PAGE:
Thursday, December 28, 2006


Working in the visual arts, I have seen a lot of really cool things. This is by far the coolest image I have ever seen in my life. We all might as well give up and call it quits. Why bother trying to compete? There is nothing we can do to top this.

Monday, December 25, 2006

Friday, December 22, 2006


John Dryden, Jared MacKenzie and I were at a downhill mountain bike festival recently and decided to have a little fun and surprise everyone with a dramatic entrance. Unfortunately, it didn't get the laughs we were looking for at all.

Thursday, December 21, 2006


This is just under a year old but it's new to me!

Tuesday, December 19, 2006


Last X-mas, I saw this happen in the convenient store attached to Andrew Duncan's old apartment building. It involved two (perhaps homeless) junky-types. The kind of guys who live in seedy hotels.

Artoon by your pal Beadle!

Monday, December 18, 2006


"Cars this" and "Cars that!" ENOUGH! The movie Cars wasn't any good! The designs were poor and booooring. Sure the animation was stellar and the tech behind it made it look incredible, but overall this thing raced to the finish line in dead last (insert your moan here). I feel sorry for old John Lassiter. Not only does he have to follow in Brad Bird's incredible footsteps (insert your second moan here), but he had to do so with a heap of a script and devastatingly poor designs. Maybe it's just sour grapes. After all, it's a complete rip off of the script I wrote and submitted to Pixar eight years ago entitled "Shoes."

Shoes is the story of a high-performance running shoe named Dash Krofft ("coincidental" that Pixar has a movie with a character named Dash isn't it?) who is the fastest and best running shoe racer in the running circuit. One day, while traveling to his next meet, the cocky and self-absorbed Dash finds himself lost and needs to spend the night in a small town called Treadsville (or as Dash calls it, "Deadsville").

There Dash is introduced to a whole bunch of other friendly locals; an old army boot, Sgt. Tongue, a flip-flop surfer dude named Jammer, Wavy & Gravy are the comic relief as an aging pair of hippy Birkenstocks. He also meets a really nice high-heeled babe by the name of Bernadette. Dash is pleased to meet these fine folks, but feels he'd better call it a night so that he can hit the road early and get to his track meet on time.

Unfortunately, on his way back to his hotel, he passes by a hooker boot by the name of Pumpy Ho. She asks him if he "wants to get unlaced." Dash politely refuses and continues on his way. Pumpy Ho doesn't take "no" as an answer and starts giving him sass to the point where he gets down right rude to her. She then calls on her pimp, the platform shoe Mr. Groovy, to lay a smackdown on this tripper. Dash, being the runner that he is, is off, outrunning Mr. Groovy easily, but in his haste, he finds himself on the wrong side of the tracks getting shit-kicked by a bunch of wing-tipped gangster shoes. Luckily, he is saved by an old work boot by the name of "Steel Toe" Joe and a worn out hobo/prospector loafer by the name of Ol' Stinky. Joe & Ol' Stinky arn't very smart but they're tough and friendly old coots and the three end up going to a pub for a drink. It is in the pub where Dash finds that something's bothering him; a syringe in sticking into his side. Joe surmises that Dash must have pricked himself with the discarded junky pin while getting shit-kicked in the back alley.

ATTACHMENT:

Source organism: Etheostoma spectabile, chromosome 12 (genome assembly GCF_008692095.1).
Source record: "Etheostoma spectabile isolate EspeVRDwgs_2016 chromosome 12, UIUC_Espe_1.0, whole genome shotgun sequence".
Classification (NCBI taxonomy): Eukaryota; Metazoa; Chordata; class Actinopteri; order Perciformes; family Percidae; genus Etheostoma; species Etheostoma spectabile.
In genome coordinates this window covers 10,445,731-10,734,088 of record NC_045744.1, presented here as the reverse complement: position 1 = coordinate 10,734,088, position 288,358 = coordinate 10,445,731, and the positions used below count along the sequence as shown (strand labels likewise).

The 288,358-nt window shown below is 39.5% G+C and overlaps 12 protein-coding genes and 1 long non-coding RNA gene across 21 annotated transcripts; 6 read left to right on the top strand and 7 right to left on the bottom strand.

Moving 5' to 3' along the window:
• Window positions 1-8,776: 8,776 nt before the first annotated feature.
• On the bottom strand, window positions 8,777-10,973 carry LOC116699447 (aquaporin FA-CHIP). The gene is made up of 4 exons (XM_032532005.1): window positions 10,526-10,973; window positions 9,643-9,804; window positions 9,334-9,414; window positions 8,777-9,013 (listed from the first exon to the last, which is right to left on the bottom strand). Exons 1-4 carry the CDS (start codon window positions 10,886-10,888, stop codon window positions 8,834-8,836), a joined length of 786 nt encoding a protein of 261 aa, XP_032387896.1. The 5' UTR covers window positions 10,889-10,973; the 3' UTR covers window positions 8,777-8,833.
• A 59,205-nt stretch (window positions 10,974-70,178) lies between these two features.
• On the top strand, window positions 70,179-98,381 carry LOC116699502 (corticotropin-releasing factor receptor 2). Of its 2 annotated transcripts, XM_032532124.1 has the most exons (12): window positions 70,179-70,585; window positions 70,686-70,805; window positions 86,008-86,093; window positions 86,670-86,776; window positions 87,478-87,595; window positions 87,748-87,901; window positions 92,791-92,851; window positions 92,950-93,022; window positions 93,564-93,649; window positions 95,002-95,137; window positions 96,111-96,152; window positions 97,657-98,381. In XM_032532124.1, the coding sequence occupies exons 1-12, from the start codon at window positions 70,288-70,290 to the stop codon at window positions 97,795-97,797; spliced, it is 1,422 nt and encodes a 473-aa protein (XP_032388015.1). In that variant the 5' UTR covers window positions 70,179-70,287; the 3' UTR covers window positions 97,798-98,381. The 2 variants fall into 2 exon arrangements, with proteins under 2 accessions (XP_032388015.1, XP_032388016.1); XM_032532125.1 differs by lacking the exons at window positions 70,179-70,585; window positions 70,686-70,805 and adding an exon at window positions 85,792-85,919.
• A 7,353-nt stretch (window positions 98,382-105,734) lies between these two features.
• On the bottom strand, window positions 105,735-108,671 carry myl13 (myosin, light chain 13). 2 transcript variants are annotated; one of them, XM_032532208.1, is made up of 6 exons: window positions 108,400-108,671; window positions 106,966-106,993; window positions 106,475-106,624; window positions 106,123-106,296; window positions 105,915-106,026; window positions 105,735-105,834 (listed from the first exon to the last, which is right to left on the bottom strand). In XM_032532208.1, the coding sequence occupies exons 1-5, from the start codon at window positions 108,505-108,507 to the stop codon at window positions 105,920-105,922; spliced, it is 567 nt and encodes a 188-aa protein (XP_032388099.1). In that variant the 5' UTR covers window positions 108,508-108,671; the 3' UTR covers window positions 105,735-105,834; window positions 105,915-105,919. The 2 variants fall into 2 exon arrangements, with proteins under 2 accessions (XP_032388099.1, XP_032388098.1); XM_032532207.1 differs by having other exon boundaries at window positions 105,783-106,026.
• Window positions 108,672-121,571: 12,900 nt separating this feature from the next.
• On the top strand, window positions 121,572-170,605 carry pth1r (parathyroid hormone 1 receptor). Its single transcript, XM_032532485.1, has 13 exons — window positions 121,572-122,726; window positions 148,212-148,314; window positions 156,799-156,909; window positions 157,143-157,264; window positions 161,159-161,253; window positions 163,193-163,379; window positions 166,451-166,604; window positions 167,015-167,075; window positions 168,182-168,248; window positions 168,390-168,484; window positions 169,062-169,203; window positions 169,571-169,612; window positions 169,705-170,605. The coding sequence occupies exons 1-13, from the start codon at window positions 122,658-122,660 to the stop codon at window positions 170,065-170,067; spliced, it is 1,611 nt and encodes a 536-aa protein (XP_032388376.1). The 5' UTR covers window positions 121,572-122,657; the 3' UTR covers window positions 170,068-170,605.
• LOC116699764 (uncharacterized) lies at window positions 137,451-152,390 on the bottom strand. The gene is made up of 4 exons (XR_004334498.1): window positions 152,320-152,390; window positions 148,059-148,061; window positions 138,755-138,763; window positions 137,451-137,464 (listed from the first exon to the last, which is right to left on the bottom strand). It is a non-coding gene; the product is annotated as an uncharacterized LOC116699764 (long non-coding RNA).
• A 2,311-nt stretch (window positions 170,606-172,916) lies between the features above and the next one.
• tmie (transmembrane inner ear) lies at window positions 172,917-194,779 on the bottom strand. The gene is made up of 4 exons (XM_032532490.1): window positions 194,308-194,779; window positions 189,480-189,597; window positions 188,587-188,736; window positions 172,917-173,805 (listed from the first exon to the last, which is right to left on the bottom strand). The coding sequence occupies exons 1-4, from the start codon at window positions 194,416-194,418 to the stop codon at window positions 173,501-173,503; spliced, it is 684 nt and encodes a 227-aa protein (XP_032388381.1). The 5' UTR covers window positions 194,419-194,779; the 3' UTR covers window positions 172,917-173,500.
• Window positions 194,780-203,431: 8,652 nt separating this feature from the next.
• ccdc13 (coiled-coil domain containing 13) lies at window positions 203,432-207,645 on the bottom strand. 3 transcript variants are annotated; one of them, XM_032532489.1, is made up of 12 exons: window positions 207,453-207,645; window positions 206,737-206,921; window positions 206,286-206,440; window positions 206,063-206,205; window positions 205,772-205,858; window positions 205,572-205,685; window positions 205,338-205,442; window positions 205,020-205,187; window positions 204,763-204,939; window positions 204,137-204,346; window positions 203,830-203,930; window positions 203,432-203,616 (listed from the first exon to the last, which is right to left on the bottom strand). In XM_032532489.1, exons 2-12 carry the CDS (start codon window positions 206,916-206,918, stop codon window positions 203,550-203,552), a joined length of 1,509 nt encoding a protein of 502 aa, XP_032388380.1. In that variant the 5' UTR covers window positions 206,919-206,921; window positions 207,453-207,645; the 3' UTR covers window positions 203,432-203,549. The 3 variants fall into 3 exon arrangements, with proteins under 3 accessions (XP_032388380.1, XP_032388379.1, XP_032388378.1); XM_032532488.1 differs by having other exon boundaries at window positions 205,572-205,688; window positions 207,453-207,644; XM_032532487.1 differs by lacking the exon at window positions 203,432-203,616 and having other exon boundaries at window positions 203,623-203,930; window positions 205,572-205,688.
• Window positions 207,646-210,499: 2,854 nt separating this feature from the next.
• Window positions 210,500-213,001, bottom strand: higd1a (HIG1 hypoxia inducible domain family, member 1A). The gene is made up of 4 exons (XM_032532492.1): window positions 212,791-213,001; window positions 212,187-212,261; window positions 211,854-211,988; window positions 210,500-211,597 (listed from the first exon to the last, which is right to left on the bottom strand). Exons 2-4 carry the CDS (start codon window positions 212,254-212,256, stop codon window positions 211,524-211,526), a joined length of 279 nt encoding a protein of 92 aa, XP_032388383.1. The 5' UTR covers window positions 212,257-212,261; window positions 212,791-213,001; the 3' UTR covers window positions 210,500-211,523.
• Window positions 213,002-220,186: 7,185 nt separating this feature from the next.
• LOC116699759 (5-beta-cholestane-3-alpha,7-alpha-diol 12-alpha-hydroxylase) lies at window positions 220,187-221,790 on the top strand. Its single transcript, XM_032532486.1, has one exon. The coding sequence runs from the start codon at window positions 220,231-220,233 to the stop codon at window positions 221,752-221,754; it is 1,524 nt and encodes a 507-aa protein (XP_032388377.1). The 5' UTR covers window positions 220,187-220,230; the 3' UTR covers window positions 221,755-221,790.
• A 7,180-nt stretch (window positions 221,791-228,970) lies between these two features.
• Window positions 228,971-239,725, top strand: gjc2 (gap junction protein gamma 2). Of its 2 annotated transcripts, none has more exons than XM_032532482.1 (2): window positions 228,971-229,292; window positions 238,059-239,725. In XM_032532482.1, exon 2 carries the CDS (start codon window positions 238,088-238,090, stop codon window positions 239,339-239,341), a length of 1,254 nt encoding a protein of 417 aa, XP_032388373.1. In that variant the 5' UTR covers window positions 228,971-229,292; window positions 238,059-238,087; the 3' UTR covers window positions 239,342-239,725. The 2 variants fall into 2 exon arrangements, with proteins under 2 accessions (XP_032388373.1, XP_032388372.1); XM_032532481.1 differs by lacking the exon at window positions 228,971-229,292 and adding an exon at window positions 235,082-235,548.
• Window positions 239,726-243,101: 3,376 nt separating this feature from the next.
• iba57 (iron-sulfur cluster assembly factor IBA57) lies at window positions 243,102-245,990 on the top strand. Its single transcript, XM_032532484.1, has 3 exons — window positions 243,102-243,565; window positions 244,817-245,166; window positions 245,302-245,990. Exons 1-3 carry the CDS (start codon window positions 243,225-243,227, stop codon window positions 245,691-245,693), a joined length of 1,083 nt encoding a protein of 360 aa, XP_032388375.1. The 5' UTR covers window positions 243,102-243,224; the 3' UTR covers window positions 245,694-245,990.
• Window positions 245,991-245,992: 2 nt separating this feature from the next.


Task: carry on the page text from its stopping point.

Next morning Dash needs to get to the track meet, but feels that he'd best get to a hospital ASAP to see if he's infected with anything. He has to wait in the town for a week while waiting for the results. The people are all real hospitable and warm and caring. Even Mr. Groovy comes by Dash's place and tells him that Pumpy Ho will treat him like a real men's shoe if he wanted. Dash thanks Mr. Groovy for his fine offer, but feels he should first hear what the results are before hookin' it up with anyone, including Pumpy Ho. Mr. Groovy respects this. Eventually, Dash's results are in and it's negative. The results are positive. He's got a shoe version of AIDS. His running days are over and he ends up living the rest of his short life in the hospital there in Treadsville (or as Dash calls it "Deadsville.")

So you can see why I'm kinda mad at Pixar for stealing my script outright and changing the shoes with cars. Which is stupid--how can the cars even talk or move or anything without a person driving them?! I give Cars 2 thumbs down.

Sunday, December 17, 2006


My mom's uncle, Al, lives in Anahim Lake, BC and is a true outdoors kind of guy. Close to 80 if not more, Al still lives in a small log cabin and is a real story-teller. In the 40's and 50's he was a hunter but in the 60's he traded the gun in for a 16mm Bolex camera which he has given to me. He taught himself everything he needed to know about shooting film and editing and used this camera to document life in Anahim. Not too long ago, my mom's cousin, had Al come to Vancouver and transfer his various films to video. They put an earnest soundtrack to accompany the films and Al did a voice-over narration/commentary to the films as well, and when you hear Al speak, you hear a story-teller. He's a natural.